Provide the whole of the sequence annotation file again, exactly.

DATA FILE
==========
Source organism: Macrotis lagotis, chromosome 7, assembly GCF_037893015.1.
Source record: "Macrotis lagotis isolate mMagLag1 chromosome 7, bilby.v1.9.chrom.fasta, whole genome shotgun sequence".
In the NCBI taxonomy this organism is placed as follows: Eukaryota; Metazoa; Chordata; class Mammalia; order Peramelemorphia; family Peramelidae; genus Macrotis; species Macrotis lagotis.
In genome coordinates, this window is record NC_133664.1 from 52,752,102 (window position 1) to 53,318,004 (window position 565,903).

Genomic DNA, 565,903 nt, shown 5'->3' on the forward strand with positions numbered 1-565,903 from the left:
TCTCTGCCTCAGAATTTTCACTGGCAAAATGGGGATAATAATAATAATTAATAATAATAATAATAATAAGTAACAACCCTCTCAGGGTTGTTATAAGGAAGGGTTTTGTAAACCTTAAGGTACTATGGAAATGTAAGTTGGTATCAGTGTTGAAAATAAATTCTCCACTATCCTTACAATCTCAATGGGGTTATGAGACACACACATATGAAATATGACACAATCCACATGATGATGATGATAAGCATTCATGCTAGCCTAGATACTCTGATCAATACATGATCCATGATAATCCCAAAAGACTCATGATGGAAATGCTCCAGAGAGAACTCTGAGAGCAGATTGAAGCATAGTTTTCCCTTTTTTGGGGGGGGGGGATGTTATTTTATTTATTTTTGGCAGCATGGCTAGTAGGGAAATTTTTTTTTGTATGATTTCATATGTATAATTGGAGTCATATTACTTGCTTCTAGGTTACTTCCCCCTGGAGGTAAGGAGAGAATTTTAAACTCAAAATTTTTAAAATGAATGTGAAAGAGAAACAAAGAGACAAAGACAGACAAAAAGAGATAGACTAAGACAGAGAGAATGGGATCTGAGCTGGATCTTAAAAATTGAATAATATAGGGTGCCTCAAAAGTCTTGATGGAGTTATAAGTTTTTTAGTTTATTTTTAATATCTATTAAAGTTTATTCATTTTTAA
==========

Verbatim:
Source organism: Macrotis lagotis, chromosome 7, assembly GCF_037893015.1.
Source record: "Macrotis lagotis isolate mMagLag1 chromosome 7, bilby.v1.9.chrom.fasta, whole genome shotgun sequence".
In the NCBI taxonomy this organism is placed as follows: Eukaryota; Metazoa; Chordata; class Mammalia; order Peramelemorphia; family Peramelidae; genus Macrotis; species Macrotis lagotis.
In genome coordinates, this window is record NC_133664.1 from 52,752,102 (window position 1) to 53,318,004 (window position 565,903).

Genomic DNA, 565,903 nt, shown 5'->3' on the forward strand with positions numbered 1-565,903 from the left:
TCTCTGCCTCAGAATTTTCACTGGCAAAATGGGGATAATAATAATAATTAATAATAATAATAATAATAAGTAACAACCCTCTCAGGGTTGTTATAAGGAAGGGTTTTGTAAACCTTAAGGTACTATGGAAATGTAAGTTGGTATCAGTGTTGAAAATAAATTCTCCACTATCCTTACAATCTCAATGGGGTTATGAGACACACACATATGAAATATGACACAATCCACATGATGATGATGATAAGCATTCATGCTAGCCTAGATACTCTGATCAATACATGATCCATGATAATCCCAAAAGACTCATGATGGAAATGCTCCAGAGAGAACTCTGAGAGCAGATTGAAGCATAGTTTTCCCTTTTTTGGGGGGGGGGGATGTTATTTTATTTATTTTTGGCAGCATGGCTAGTAGGGAAATTTTTTTTTGTATGATTTCATATGTATAATTGGAGTCATATTACTTGCTTCTAGGTTACTTCCCCCTGGAGGTAAGGAGAGAATTTTAAACTCAAAATTTTTAAAATGAATGTGAAAGAGAAACAAAGAGACAAAGACAGACAAAAAGAGATAGACTAAGACAGAGAGAATGGGATCTGAGCTGGATCTTAAAAATTGAATAATATAGGGTGCCTCAAAAGTCTTGATGGAGTTATAAGTTTTTTAGTTTATTTTTAATATCTATTAAAGTTTATTCATTTTTAA